Many of you will have of heard of Malcolm Gladwell's '10,000-hour rule' in his book Outliers. He wrote that if you practised whatever, whether it was a particular sport, a musical instrument or a specific hobby for 10,000 hours you would be an expert. However, for those of you who do not know, it was Professor Anders Ericsson where Gladwell got the research from and it was Ericsson who has spent over thirty years studying the secrets of extraordinary performers.
Ericsson's findings reveal that high performers special abilities are gained through purposeful/deliberate training and practice. The innate 'gift' of talent, he found was a myth.
Exceptional individuals are born with just one unique ability, shared by us all - an ability to develop our brains and bodies through their efforts.
I have summarised what Deliberate Practice is:
Purposeful Deliberate Practice
- Have clear, well-defined strategic goals
- Have a plan for reaching those goals
- Do it in a focused way
- Have a way to monitor progress and receive feedback
- Get outside your comfort zone
If you never push yourself beyond your comfort zone, you will never improve. Many people think and what Gladwell implied is that just practising the same thing over and over again for 10,000 hours would make you an expert or high performer. Ericsson calls this 'Naive Practice'.
Naive Practice - is doing something repeatedly, expecting that the repetition along will improve performance
When we look at sport, we can see this purposeful practice strategy with Team Sky cycling team as they prepare Chris Froome for the Tour de France every year. Again purposeful and deliberate practice. He is not just cycling every day for the sake of 'putting in the hours' so he is fit enough for the tour. There is a real purpose and strategy to his preparation.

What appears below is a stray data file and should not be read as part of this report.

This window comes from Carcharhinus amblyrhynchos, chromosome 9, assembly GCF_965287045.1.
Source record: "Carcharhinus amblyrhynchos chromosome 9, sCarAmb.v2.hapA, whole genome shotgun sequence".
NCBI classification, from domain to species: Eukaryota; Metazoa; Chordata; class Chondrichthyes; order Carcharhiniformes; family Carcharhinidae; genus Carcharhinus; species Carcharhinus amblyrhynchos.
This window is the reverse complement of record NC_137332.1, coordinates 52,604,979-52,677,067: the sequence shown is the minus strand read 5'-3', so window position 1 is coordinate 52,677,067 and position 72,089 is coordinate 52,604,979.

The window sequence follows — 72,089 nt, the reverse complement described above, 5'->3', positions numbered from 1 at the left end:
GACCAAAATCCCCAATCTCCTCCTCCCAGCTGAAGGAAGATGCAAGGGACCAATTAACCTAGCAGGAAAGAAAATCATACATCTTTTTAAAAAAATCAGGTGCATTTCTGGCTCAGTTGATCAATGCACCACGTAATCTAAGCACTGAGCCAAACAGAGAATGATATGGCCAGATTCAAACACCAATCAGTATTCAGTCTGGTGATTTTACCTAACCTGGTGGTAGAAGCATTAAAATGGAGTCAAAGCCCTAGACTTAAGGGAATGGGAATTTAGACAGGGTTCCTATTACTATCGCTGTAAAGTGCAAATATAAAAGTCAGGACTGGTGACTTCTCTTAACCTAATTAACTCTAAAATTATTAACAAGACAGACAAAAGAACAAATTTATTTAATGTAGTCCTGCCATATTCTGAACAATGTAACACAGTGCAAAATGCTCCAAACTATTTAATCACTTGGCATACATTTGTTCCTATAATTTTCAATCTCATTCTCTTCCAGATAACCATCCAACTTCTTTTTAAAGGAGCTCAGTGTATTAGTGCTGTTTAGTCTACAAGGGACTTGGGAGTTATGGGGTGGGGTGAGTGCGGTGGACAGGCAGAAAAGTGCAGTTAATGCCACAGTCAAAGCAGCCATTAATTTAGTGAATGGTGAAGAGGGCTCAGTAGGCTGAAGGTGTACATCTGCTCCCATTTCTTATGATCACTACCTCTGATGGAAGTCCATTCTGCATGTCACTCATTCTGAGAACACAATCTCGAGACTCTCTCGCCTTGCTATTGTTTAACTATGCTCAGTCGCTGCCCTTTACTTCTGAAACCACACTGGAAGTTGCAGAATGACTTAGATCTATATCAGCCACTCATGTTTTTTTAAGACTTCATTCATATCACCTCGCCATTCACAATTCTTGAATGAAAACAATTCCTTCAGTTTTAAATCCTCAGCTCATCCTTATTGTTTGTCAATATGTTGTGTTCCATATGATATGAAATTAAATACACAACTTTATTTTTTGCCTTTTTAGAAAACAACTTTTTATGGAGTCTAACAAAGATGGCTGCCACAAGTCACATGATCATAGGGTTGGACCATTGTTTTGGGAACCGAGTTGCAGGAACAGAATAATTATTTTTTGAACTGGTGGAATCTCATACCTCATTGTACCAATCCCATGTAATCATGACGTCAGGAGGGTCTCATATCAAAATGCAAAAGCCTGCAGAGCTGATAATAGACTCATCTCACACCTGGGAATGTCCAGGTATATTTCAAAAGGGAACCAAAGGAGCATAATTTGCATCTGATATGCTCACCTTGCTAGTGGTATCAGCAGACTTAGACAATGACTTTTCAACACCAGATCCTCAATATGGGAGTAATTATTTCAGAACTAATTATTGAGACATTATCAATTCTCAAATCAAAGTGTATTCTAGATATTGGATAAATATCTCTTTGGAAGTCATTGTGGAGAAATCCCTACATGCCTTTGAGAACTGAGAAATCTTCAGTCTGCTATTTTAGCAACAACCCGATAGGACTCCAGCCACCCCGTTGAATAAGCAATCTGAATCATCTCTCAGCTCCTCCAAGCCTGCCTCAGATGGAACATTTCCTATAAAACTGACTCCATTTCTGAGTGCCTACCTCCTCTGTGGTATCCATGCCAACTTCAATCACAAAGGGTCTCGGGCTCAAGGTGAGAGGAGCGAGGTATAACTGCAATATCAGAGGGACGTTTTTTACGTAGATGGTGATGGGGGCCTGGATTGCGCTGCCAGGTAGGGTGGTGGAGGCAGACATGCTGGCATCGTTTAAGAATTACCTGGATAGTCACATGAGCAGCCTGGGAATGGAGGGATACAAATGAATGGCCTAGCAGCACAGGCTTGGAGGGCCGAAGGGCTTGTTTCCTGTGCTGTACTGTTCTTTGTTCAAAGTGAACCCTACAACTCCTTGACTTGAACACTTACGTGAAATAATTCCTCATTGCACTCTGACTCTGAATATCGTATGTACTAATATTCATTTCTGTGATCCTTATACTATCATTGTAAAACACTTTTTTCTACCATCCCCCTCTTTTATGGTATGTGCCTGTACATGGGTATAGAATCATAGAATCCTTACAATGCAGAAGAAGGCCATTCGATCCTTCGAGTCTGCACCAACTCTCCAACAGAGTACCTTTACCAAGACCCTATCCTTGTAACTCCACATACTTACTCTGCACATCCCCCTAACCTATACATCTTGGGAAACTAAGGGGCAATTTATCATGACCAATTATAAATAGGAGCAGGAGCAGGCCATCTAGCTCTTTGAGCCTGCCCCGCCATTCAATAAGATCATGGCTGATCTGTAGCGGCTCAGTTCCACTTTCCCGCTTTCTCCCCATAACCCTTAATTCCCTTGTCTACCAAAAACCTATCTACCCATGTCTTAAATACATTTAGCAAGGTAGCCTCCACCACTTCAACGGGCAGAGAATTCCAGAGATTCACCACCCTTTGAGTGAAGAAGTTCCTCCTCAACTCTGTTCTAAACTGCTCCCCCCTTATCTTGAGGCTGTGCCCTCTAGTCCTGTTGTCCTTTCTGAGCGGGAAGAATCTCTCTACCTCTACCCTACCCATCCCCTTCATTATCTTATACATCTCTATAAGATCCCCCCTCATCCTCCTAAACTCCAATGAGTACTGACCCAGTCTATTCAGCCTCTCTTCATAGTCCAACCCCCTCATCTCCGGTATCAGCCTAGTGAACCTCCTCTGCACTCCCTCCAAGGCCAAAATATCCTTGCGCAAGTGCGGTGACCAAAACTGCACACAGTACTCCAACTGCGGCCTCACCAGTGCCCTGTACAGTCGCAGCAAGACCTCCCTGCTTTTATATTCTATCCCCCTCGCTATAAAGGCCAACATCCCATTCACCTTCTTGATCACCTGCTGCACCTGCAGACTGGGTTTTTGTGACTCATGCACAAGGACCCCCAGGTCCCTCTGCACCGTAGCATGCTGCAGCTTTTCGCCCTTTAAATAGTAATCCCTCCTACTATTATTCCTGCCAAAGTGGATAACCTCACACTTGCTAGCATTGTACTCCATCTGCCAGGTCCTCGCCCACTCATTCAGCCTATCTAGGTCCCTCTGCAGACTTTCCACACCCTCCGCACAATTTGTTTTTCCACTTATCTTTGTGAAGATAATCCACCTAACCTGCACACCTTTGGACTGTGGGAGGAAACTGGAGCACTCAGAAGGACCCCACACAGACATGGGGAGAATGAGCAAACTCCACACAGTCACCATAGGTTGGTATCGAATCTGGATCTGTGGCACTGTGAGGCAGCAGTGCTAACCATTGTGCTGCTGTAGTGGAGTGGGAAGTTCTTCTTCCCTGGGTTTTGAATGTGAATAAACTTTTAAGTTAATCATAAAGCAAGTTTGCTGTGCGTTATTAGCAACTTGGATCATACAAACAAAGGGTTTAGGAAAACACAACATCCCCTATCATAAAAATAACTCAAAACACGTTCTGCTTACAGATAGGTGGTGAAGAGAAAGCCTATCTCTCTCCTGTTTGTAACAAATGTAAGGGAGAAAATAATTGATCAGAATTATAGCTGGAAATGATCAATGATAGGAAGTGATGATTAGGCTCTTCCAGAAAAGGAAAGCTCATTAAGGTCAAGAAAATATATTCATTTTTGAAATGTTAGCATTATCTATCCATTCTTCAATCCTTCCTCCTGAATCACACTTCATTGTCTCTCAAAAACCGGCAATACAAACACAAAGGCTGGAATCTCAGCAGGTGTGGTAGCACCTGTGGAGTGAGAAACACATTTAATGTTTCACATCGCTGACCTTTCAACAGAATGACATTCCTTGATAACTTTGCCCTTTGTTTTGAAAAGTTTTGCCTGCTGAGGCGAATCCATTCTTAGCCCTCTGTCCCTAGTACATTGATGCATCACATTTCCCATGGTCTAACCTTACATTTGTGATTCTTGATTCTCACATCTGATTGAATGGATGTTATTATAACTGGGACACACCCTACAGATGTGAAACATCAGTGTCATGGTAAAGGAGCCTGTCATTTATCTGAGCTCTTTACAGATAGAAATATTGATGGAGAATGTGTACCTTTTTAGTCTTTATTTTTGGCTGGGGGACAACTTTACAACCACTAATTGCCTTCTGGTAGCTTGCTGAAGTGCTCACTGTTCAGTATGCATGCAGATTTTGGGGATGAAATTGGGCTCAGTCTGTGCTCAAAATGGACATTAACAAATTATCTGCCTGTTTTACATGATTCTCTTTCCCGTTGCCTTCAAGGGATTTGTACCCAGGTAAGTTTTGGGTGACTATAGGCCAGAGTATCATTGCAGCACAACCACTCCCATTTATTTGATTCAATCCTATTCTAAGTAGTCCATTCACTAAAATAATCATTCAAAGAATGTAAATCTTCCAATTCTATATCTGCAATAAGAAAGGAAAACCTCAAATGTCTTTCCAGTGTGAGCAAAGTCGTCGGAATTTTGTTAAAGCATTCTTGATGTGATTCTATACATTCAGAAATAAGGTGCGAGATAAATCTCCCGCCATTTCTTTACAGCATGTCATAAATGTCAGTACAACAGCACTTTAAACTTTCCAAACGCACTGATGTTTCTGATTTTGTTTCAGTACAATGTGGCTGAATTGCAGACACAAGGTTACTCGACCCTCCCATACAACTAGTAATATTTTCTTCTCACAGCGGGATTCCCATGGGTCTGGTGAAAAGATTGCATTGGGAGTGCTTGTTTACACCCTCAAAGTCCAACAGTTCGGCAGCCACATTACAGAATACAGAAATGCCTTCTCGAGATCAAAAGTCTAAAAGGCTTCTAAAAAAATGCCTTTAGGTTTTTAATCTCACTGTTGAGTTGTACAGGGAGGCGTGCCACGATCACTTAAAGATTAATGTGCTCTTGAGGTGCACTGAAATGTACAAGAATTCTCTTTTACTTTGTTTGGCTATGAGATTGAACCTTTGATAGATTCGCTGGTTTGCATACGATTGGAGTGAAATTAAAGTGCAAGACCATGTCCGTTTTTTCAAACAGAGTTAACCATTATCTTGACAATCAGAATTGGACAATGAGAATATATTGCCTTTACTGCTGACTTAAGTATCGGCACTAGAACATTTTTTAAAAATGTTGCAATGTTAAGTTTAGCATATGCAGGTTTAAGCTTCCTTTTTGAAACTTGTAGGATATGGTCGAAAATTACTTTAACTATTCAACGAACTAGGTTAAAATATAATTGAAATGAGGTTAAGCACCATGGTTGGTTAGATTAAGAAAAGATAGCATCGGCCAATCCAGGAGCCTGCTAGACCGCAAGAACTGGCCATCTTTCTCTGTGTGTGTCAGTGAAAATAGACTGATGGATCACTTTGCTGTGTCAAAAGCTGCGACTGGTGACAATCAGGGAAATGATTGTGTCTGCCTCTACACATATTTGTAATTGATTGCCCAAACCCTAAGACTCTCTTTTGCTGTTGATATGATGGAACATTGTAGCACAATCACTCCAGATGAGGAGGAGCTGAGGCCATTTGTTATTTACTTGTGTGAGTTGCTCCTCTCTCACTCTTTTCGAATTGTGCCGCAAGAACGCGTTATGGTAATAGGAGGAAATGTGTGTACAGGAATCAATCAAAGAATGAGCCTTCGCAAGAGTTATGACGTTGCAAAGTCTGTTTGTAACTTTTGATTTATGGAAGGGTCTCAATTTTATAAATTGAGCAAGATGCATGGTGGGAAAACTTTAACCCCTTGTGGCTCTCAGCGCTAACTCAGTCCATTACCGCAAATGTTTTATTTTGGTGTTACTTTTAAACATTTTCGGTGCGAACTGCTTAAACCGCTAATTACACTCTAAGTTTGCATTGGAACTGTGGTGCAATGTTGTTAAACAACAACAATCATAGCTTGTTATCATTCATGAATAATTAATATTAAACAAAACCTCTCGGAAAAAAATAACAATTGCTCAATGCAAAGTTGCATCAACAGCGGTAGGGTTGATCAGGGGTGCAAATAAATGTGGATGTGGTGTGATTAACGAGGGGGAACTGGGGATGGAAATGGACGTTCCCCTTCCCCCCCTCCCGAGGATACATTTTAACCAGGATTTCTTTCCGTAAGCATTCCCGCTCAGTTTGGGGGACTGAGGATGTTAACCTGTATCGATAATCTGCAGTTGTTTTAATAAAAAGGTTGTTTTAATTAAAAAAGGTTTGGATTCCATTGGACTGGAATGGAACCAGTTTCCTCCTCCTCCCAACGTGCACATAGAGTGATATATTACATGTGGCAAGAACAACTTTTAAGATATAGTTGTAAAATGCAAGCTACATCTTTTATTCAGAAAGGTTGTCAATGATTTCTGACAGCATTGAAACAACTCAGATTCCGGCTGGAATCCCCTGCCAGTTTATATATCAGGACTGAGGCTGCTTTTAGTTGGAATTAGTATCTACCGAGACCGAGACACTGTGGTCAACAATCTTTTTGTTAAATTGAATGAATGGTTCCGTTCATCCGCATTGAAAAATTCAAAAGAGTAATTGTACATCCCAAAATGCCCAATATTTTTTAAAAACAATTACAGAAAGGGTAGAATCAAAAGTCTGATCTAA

In the 1908 Olympics, a double somersault in the diving was considered simply too dangerous, after a diver was seriously injured themselves. That somersault is now completed by ten years old at the entry level. Likewise, the winning marathon time at those Olympics was 2 hours, 55 minutes and 18 seconds. That would barely qualify for the Boston marathon today which requires runners to have completed a sub 3 hour, 5-minute marathon. We can see that over time that athletes have advanced their skills through deliberate practice. It is not that the human body has genetically advanced since 1908.
When you look at the criteria of Ericsson's Purposeful Practice, you can see they tick all the boxes when looking at successful entrepreneurs. In many respects, when an entrepreneur starts a new business, they set a goal (building a new business), are focused on achieving that goal. In the early days they may well be out of their comfort zone as they strive to win new business. The financial results are their monitor and the feedback comes from the customer.
For the young, whether they are considering a future in business or sport, using Ericsson's 'Deliberate Practice' principles would be good advice. Steer clear of naive practice.
However, more than anything work out a way to maintain your motivation, passion and desire. Choose something you like or enjoy doing and then do some deliberate practice.
Deliberate practice is the breakdown of expertise into a series of smaller, attainable practices. A deliberate practitioner engages in structured activities that improve performance in a specific area. The goal of deliberate practice is not just to reach your potential but to build it, to make things possible that were not possible before. It takes a long time, and it’s hard.